The USA eagles deserved the back-to-back title win in the Land of the Free and Home of the Brave. After four previous losses to New Zealand and Fiji, it was fitting that the circuit’s most consistent team won the honours. I admired the way the USA forwards led the charge and played with pride and heaps of patriotism. Even without Baker the Eagles were deadly and the likes of Barrett, Hughes, Iosefo, Isles, Pinkelman, Niua and Tomasin proved too strong for Sir Tietjens and the Samoan brigade led by the likes of Tusitala, Motuga, Afamasaga, Perez, Solia, Vaiala, Mealoi, Matavao, Salelologa and Satapuala. Mike Friday is building depth as we approach the 2020 Olympics and based on the Eagles’ ruthless and devastating form, they’ll march to Vancouver as top seeds with a healthy lead over NZ (5 points) and Fiji (14 points). The Eagles have shown unity, real character, power, real pace and true fighting spirit. Congratulations to Mike Friday and the Eagles for making five consecutive finals and for winning their home tournament in style! Rajnesh Ishwar Lingam Nadawa, Nasinu

Tuimaba’s impact

BECAUSE of the match times, I only had the opportunity to watch the first four of Fiji’s matches. It looked like that on defence Fiji had seven players but on attack, there were only six players. Where was Aminiasi Tuimaba when Fiji had possession? He hardly had any possession to showcase what he did in previous tournaments. His name was barely mentioned by the commentators. In the game of sevens, the wingers are looked at to get the tries for the team. They have the speed to outrun players. Speed is an asset in rugby sevens. Whatever the reason, I think Aminiasi Tuimaba was hard done by. Although he was on the field, his attacking abilities were left on the sidelines. I saw him many times infield only tackling. This was a major downfall of the Fiji sevens team at the windy Vegas tournament. Mohammed Imraz Janif Natabua, Lautoka

Costly oversight

It seems the costly oversight by referees and more so the linesmen is becoming chronic. How can the referee and the linesman who was nearest to the incident miss a high tackle and the subsequent forward pass. In the same game a Fiji tackle was deemed high and a player sin binned. It seems the penalty of a previous series red card and few yellow cards has put Fiji in the bad books and others in the good books. My only concern is Gareth must speak to the boys to voice their concerns when the incidents happen. Nobody is talking and the lack of talanoa is allowing referees to continue the game unscratched. We need to stop the one-sided decisions and can the stakeholders also start voicing their concerns? We need to speak up and let World Rugby know who we are, Fiji the way the world should be. Toso Viti vosa mai. Shalwyn Prasad Mukta Ben Place, Nabua, Suva

Savatu it is

With reference to the numerous articles in yesterday’s The Fiji Times (04/03) about the district of “Sovatu in Nadarivatu”, please note that the district is named Savatu, not Sovatu. Also, the district of Savatu is not “in Nadarivatu”, but Nadarivatu, which is a government station and not a district, is in the district of Savatu. Paul Geraghty USP, Suva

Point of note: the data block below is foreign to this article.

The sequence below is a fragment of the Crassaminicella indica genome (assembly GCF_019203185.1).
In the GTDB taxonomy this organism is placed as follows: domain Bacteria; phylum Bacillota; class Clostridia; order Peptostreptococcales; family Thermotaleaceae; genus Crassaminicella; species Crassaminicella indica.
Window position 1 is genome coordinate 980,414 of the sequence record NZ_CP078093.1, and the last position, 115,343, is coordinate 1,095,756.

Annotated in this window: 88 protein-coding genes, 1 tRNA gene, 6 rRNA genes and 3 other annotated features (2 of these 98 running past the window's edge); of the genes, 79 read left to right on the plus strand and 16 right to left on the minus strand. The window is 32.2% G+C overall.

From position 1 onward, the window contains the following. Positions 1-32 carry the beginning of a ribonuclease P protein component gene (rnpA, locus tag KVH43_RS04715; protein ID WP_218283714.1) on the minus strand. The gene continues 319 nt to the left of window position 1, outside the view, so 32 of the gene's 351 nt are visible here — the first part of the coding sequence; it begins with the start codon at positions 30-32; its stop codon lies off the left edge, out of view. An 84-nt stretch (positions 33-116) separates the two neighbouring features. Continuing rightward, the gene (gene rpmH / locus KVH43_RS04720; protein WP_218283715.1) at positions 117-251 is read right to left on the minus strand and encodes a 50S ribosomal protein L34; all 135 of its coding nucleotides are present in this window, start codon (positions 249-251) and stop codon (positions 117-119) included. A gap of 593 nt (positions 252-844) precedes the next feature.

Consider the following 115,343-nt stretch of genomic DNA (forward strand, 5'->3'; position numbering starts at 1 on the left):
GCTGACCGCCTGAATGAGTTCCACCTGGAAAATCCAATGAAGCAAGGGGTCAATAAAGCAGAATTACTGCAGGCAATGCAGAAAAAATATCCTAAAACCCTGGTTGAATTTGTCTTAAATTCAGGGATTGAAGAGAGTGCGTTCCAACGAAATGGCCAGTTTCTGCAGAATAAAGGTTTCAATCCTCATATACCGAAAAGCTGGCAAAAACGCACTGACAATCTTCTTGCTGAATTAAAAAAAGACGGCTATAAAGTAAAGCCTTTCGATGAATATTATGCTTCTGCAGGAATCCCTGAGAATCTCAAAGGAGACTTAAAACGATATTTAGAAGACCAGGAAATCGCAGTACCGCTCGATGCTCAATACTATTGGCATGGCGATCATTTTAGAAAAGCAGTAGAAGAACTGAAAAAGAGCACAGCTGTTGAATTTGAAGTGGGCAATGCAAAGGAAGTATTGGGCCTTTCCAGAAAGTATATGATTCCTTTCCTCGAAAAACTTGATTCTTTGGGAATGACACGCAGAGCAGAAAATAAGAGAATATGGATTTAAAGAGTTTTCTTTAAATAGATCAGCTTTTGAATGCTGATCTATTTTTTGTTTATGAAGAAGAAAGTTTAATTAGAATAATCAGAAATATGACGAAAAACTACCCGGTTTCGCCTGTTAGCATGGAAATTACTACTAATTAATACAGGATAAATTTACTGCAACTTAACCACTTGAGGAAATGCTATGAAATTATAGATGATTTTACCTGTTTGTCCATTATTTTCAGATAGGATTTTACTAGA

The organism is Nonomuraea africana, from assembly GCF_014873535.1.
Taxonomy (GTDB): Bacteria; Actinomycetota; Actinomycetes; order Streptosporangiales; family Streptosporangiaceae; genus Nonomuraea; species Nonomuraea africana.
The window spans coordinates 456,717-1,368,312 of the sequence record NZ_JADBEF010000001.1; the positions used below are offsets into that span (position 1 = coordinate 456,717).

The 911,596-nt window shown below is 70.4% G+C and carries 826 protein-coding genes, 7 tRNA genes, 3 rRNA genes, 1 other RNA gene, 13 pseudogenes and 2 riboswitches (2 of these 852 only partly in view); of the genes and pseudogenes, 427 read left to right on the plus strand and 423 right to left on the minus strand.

7s rugby

I see the need for a good kicker for the Fiji team. Allen Lockington Kava Place, Waiyavi, Lautoka

Win or lose

Win or lose, Fiji always at heart when it comes to rugby sevens. The Las Vegas outing was disappointing though for the Fiji sevens team. They lost three matches in the tournament and Baber needs to make a few changes to the team for this week’s Vancouver 7s. I believe the team looked unfit. Some players looked bulky but they just couldn’t make good tackles. Baber needs to change his training methods because the team simply looks tired and unfit after some gruelling training sessions. All the best to the Fiji sevens team for Vancouver this weekend. Amrit Singh Naselai Bau Rd, Nausori

Glorifying God

Could someone please tell our 7s boys that glorifying God on the pitch will only be meaningful if they also glorify God off the pitch. Gabe Simpson Rakiraki

The truth

Never be upset about the truth. It always reveals itself. Dan Urai Lautoka

Toilet facility

The $78k toilet facility for a district school funded by the Japanese Government aid is a good example of people-centred development responding to the real needs of people in the community. There is greater likelihood of a positive return on this grassroots investment than some of the five-star projects. Rajend Naidu Sydney, Australia

Home ground

Canada being another home ground for Fiji as Fijian fans will be out in numbers to cheer Fiji along and with a fair amount of money fundraised by the fans to be given to our boys, this should boost them. Fiji pooled with USA sevens finalist Samoa, Kenya and the host Canada should be a plain sailing for Fiji. Fiji needs to remember that this leg of the series is very important because once you fall off the top four it would be difficult getting up again as we are right in the middle of the series. Fiji should be in the semis to winning if they want to regain the lead in the series. Tomasi Boginiso Nasinu

 

More Stories